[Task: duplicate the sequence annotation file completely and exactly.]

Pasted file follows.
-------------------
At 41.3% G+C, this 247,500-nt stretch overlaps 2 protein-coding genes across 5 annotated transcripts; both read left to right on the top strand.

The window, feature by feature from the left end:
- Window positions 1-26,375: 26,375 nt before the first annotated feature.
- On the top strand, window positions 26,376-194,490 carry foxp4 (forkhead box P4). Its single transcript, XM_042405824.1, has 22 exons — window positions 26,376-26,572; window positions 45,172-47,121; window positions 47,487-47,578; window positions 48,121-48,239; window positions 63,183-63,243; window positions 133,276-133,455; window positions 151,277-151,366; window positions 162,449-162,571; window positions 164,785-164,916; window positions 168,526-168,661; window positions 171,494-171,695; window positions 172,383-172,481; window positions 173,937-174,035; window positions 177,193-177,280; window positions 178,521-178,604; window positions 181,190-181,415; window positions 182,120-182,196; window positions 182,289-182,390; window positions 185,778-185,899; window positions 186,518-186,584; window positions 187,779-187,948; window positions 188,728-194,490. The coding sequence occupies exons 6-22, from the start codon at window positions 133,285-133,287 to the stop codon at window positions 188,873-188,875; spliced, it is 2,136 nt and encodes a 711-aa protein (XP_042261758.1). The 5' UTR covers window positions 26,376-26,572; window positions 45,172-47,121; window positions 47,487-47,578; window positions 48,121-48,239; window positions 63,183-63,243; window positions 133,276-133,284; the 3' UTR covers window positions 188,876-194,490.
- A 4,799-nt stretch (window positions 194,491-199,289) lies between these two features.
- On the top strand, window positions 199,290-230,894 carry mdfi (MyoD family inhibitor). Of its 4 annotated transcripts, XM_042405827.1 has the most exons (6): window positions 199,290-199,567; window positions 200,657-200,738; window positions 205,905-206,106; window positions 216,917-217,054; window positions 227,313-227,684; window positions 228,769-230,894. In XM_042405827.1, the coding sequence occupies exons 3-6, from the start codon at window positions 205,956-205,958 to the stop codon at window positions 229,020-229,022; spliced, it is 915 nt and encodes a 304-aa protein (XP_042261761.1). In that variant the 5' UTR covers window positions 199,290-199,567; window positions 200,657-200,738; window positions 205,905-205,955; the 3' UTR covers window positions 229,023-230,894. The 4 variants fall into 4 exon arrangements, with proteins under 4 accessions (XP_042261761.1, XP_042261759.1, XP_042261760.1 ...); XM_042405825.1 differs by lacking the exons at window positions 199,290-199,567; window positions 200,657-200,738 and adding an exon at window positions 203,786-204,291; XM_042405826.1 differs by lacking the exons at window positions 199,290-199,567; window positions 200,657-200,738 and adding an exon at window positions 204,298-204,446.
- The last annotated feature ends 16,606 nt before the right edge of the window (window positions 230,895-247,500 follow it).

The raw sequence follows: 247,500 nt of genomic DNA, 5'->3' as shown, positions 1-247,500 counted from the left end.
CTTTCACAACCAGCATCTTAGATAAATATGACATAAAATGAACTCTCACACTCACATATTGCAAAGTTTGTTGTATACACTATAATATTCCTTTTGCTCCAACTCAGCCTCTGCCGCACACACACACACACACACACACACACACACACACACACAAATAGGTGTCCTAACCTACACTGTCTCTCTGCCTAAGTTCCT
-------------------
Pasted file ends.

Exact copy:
At 41.3% G+C, this 247,500-nt stretch overlaps 2 protein-coding genes across 5 annotated transcripts; both read left to right on the top strand.

The window, feature by feature from the left end:
- Window positions 1-26,375: 26,375 nt before the first annotated feature.
- On the top strand, window positions 26,376-194,490 carry foxp4 (forkhead box P4). Its single transcript, XM_042405824.1, has 22 exons — window positions 26,376-26,572; window positions 45,172-47,121; window positions 47,487-47,578; window positions 48,121-48,239; window positions 63,183-63,243; window positions 133,276-133,455; window positions 151,277-151,366; window positions 162,449-162,571; window positions 164,785-164,916; window positions 168,526-168,661; window positions 171,494-171,695; window positions 172,383-172,481; window positions 173,937-174,035; window positions 177,193-177,280; window positions 178,521-178,604; window positions 181,190-181,415; window positions 182,120-182,196; window positions 182,289-182,390; window positions 185,778-185,899; window positions 186,518-186,584; window positions 187,779-187,948; window positions 188,728-194,490. The coding sequence occupies exons 6-22, from the start codon at window positions 133,285-133,287 to the stop codon at window positions 188,873-188,875; spliced, it is 2,136 nt and encodes a 711-aa protein (XP_042261758.1). The 5' UTR covers window positions 26,376-26,572; window positions 45,172-47,121; window positions 47,487-47,578; window positions 48,121-48,239; window positions 63,183-63,243; window positions 133,276-133,284; the 3' UTR covers window positions 188,876-194,490.
- A 4,799-nt stretch (window positions 194,491-199,289) lies between these two features.
- On the top strand, window positions 199,290-230,894 carry mdfi (MyoD family inhibitor). Of its 4 annotated transcripts, XM_042405827.1 has the most exons (6): window positions 199,290-199,567; window positions 200,657-200,738; window positions 205,905-206,106; window positions 216,917-217,054; window positions 227,313-227,684; window positions 228,769-230,894. In XM_042405827.1, the coding sequence occupies exons 3-6, from the start codon at window positions 205,956-205,958 to the stop codon at window positions 229,020-229,022; spliced, it is 915 nt and encodes a 304-aa protein (XP_042261761.1). In that variant the 5' UTR covers window positions 199,290-199,567; window positions 200,657-200,738; window positions 205,905-205,955; the 3' UTR covers window positions 229,023-230,894. The 4 variants fall into 4 exon arrangements, with proteins under 4 accessions (XP_042261761.1, XP_042261759.1, XP_042261760.1 ...); XM_042405825.1 differs by lacking the exons at window positions 199,290-199,567; window positions 200,657-200,738 and adding an exon at window positions 203,786-204,291; XM_042405826.1 differs by lacking the exons at window positions 199,290-199,567; window positions 200,657-200,738 and adding an exon at window positions 204,298-204,446.
- The last annotated feature ends 16,606 nt before the right edge of the window (window positions 230,895-247,500 follow it).

The raw sequence follows: 247,500 nt of genomic DNA, 5'->3' as shown, positions 1-247,500 counted from the left end.
CTTTCACAACCAGCATCTTAGATAAATATGACATAAAATGAACTCTCACACTCACATATTGCAAAGTTTGTTGTATACACTATAATATTCCTTTTGCTCCAACTCAGCCTCTGCCGCACACACACACACACACACACACACACACACACACACACAAATAGGTGTCCTAACCTACACTGTCTCTCTGCCTAAGTTCCT